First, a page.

Event poster for The Comics Lab
Hello! I'm Paddy Lynch, a cartoonist, illustrator and graphic designer from Dublin, Ireland.
I like to make drawings and images that tell stories and communicate ideas.
Books and comics I have illustrated include: Big Jim (with Rory McConville 2013, the O'Brien Press), My Last Day at 17 (with Doug DuBois, 2015, Aperture Foundation) and my comics series Last Bus (Cardboard Press). I run the monthly Dublin Comic Jam, and publish other folks' zines and comics under the Cardboard Press imprint.
Let's work together!
phone: 086 399 5654 (irl) or
+353 86 399 5654 (intl)
Event poster for The Comics Lab
Alan Nolan recently nominated me to partake in The Writers Blog Tour. The idea is that everyone answers four seemingly innocuous questions about their work and process and then nominates several others to take up the baton. Here are my answers.
What am I working on?
After a period inactivity I’m happy to be back working on some comics, specifically ‘Stone Hewn Sky’ a story that has grown out of the comic I started in Frank Santoro’s Correspondence Course which I took last year. It started out about teenage runaways but now it’s evolved into a weird paranoid science fiction story, maybe a bit like Fight Club or Total Recall if they had been scripted by Franz Kafka. Who knows? That’s what I’m telling everyone at the moment!
In addition to that there’s a series of very short comics I’ve begun contributing to Rabble magazine, called ‘We Speak in Code’ (another example above). I’m using these as a way of combining loosely related images and text. Keeping it open and letting the reader construct the narrative a bit more.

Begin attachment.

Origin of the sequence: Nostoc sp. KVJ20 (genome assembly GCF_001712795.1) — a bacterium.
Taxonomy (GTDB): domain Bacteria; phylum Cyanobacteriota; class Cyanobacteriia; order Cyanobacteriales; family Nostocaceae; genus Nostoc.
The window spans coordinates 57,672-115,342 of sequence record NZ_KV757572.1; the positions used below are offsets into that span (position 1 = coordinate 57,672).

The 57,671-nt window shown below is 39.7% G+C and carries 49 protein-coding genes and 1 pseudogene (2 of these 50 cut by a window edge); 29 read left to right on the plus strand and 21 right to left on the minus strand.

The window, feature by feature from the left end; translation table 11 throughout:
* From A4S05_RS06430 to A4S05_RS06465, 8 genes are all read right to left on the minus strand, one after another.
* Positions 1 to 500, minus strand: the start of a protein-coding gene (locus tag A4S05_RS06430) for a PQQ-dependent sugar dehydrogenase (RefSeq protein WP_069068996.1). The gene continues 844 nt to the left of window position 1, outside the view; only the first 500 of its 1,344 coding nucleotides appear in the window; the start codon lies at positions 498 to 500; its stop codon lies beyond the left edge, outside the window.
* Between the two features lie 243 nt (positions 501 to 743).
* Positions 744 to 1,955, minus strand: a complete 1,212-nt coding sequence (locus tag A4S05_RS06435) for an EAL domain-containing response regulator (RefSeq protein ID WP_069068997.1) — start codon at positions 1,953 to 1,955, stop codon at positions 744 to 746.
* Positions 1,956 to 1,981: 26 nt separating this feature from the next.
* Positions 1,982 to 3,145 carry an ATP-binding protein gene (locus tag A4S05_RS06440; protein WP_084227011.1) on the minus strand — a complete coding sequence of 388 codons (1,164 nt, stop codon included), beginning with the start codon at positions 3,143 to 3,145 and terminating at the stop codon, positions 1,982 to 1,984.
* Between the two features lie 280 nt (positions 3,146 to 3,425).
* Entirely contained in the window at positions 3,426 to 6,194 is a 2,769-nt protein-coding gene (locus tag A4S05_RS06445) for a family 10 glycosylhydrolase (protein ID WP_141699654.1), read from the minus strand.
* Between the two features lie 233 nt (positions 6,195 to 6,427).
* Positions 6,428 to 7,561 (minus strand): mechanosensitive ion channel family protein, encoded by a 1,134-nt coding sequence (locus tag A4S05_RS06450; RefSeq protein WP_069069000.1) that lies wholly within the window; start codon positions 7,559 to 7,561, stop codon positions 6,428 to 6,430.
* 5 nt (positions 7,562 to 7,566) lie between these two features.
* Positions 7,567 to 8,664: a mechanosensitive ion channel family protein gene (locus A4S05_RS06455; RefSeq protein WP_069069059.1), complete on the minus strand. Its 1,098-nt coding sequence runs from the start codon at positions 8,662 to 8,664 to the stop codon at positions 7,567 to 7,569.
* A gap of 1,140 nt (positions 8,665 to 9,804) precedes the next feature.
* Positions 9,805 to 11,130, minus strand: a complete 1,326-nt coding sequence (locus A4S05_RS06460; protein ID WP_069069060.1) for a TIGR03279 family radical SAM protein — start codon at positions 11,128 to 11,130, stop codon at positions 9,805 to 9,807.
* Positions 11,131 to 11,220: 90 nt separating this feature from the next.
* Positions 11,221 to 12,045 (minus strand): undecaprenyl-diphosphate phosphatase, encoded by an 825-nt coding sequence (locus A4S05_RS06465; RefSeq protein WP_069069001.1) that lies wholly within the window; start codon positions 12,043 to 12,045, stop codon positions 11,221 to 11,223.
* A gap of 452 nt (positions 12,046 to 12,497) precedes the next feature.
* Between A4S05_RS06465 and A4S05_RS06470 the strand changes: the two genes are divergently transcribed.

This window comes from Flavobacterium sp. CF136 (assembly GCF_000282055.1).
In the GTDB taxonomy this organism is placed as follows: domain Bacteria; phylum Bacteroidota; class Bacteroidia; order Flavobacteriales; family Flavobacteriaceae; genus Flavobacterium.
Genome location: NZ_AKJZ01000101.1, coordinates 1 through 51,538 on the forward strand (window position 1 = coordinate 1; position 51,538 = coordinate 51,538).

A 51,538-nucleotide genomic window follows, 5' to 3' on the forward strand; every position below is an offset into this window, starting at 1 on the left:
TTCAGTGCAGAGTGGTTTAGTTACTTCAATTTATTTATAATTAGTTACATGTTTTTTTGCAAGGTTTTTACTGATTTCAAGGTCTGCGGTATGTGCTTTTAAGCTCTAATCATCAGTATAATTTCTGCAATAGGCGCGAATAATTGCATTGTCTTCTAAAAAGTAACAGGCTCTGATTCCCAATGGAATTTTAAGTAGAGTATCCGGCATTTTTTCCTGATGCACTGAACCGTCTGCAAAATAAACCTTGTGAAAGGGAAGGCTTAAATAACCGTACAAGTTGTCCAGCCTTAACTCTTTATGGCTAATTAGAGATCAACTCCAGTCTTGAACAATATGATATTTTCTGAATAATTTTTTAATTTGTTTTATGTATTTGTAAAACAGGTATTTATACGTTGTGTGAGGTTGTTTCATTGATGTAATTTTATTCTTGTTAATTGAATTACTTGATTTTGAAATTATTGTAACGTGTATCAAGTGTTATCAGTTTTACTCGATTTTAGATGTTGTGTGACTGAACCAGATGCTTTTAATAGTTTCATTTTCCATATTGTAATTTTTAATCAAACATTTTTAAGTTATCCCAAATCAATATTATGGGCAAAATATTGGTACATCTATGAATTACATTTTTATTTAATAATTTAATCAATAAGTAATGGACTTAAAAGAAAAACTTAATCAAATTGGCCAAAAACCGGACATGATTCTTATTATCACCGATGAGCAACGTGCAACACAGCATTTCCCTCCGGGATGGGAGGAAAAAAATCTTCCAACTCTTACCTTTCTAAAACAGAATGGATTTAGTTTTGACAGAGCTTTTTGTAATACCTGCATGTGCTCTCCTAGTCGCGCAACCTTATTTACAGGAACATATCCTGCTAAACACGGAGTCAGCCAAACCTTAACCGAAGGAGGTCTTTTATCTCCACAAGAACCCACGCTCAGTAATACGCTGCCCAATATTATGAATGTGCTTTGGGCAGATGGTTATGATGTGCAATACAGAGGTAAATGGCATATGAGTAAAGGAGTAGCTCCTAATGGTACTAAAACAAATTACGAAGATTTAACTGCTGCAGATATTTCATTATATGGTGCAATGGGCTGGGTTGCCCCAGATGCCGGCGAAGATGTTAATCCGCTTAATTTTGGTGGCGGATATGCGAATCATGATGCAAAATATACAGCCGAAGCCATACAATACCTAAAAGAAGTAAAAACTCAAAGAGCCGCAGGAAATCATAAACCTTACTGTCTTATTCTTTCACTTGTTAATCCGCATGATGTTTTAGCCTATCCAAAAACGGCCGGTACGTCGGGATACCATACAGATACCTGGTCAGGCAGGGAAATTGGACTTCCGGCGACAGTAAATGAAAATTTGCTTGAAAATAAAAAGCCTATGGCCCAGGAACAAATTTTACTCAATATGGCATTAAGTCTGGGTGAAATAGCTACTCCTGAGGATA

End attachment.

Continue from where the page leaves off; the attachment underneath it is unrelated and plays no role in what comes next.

I’ve also just launched a Summer Subscription offer over on the ‘publishing’ house I co-run, Cardboard Press. I’m very excited to be publishing other artists and can’t wait to get the books into subscribers hands.
How does my work differ from others in my genre?
As everyone else seems to say, I don’t really know! I think that may be a question for readers of my work.
One of the great things about comics is that they’re a synthesis of both writing and drawing, but before you even get to the question of the plots or stories, the reader is conveyed a huge amount of emotional information in the artist’s drawings. Because the artist’s personality is so wrapped up in the drawings, no matter what type of story is being told, the delivery is always going to be completely unique to that artist’s set of influences, strengths and weaknesses. Tom Hart calls this the ‘line-field’ and that makes a lot of sense to me. For someone who both writes and draws my own stories, this immediately makes my work look and feel different to anyone else’s. Sometimes I think it makes the effect of reading comics almost like reading a prose book in the author’s own handwriting.
I was laughing with a fellow artist a while ago that my drawings have a certain ‘wobbly’ quality to them that I just can’t ever get away from. He remarked that this was probably a result of my ‘near painful sincerity’. I think he was only half joking – I don’t wrap my stories up in arch conceits or knowing pop culture references, I try and lay it all out bare on the table. There’s rarely a high concept which is probably why I have such a hard time coming up with ‘elevator pitch’ type synopses for my work.
I also have a sneaking suspicion that most people don’t experience life in the bombastic overblown manner that a lot of comics present their narratives. I’m more interested in portraying a more subtle, nuanced type of story. Hopefully that makes my work relatable and humanistic.
Why do I write what I do?
I think we often are compelled to tell stories in order to try and make sense of our experiences of the world. A lot of the ideas behind my stories I might find hard to tease out in normal day to day conversations.